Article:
Even though I'm nearly 30 years old, summer still conjures that same gut feeling of the glorious promise of unlimited free time that I felt as a kid. When I was younger, summer especially meant more time to read! I loved having nothing to do all day except finish my book, take weekly library trips, complete summer reading programs, and go book shopping with my mom to stock up for our annual summer road trip. Books were always the highlight of my summer, and back then reading was 100% stress free.
As an adult, I hate to say, I feel pressure to use my time "wisely", and that generally means reading as many books as I can each month, often trying to keep up with what's trending, at a breakneck pace, so I can get through my never-ending-always-growing TBR mountain. How many of you have avoided reading a huge classic novel, simply because it was a big time commitment? Yeah, me too. It feels like you're giving up the 3 other books you could read in the same time frame...but you know what? I find that they're always worth it.
So this July, I decided to hit pause on my TBR and spend a few weeks solely in the company of a big classic novel I've been meaning to read for years: The Three Musketeers. I didn't want to rush through it, instead I wanted to savor it's company and try to recapture that endless feeling from the summers of my childhood. So the timeless adventure novel came along with me for the ride as my personal adventure buddy while I travelled through parts of the Western US this month.
We began our adventures together with the long drive from Washington to Montana. My brother and I were off to visit our grandma, we and switched off between who drove and who read the book aloud. I'm sure most of you have listened to an audiobook...having someone sitting next to you and giggling over passages as they read a book aloud is about a thousand times more entertaining and I highly recommend it. It was extra entertaining in this case because the book is shockingly funny, and we weren't expecting how completely looney tunes it was!
Athos, Porthos, Aramis, and d'Artagnan continued to hang out with me in Montana. They came to a small town 4th of July parade, saw fireworks, a rodeo, attended a dinner party, and were also dragged to restaurants, bars, scenic views and calm, park-like settings all throughout our stay. Some of the best reading I did was on my grandma's deck with a cup of coffee and her million dollar view of mountains off in the distance, framed against the endless sky. They don't call it "big sky country" for nothing.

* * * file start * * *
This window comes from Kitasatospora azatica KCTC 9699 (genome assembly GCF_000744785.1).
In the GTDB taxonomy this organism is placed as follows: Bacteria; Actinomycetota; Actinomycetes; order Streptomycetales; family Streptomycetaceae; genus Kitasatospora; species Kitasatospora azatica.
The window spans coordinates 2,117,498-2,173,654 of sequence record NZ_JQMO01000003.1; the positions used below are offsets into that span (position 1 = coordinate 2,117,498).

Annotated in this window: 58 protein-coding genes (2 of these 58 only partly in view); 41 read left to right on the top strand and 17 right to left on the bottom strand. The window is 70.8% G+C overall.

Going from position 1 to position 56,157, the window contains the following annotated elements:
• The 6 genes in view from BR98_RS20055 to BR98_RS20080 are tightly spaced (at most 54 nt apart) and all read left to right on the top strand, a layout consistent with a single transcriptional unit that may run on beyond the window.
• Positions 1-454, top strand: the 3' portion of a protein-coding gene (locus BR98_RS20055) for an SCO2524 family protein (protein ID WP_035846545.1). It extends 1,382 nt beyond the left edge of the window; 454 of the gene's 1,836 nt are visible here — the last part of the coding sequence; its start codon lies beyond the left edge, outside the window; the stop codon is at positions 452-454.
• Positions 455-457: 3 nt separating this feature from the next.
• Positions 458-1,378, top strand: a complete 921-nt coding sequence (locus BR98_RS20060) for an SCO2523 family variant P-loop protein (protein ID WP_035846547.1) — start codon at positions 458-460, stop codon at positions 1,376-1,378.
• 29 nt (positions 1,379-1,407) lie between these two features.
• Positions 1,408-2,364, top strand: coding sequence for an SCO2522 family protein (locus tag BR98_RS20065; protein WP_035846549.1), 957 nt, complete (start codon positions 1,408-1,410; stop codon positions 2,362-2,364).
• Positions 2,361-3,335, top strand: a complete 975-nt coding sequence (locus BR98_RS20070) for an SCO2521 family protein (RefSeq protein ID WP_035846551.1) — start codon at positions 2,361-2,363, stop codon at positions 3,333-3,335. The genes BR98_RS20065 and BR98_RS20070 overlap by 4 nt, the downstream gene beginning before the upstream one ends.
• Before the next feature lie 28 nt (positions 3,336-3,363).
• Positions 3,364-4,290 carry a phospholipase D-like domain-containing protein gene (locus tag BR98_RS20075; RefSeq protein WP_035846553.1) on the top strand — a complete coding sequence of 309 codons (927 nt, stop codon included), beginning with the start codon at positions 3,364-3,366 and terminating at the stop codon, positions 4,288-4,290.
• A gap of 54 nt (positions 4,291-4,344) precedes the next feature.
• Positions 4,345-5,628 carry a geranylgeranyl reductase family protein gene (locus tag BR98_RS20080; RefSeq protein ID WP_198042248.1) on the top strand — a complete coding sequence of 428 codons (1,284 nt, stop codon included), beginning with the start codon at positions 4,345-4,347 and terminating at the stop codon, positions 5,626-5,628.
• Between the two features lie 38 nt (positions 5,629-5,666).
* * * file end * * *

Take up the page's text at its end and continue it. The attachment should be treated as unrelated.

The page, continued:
Once again, we read aloud on the drive home, and back in Washington the musketeers were my cozy companion in my house, on beaches, and at my favorite cafe's. The book sincerely saw me through a memorable period of my summer, and became almost like a safety blanket; I began to panic a little if I was out and realized the book wasn't with me! I thoroughly enjoyed spending time with it, and laughing at the exploits of the musketeers and marveling at Dumas' genius. Most of all, my increasingly battered copy began to feel like a friend.
By the end of our journey together, it had collected dust from a rodeo, water marks and sand in it's spine from Washington beaches, bends and wrinkles in the cover from being shoved into purses, a bent spine from being left laying open around my house, and sun fading from being stuck on dashboards or left outside on the table while I played with my son. The crisp edges and smooth, inky black of the cover are long gone, and in it's place is a book marked with all the love and adventure of the past month. It was difficult to close it for the last time, and place it back in it's slot on my shelf; it felt like saying goodbye. But the best part of books like this, is that they'll be waiting for you when you're ready to pick them up once more and dash off on another adventure.
What big novel have you been avoiding? Or what big novel have you recently read and enjoyed spending time with?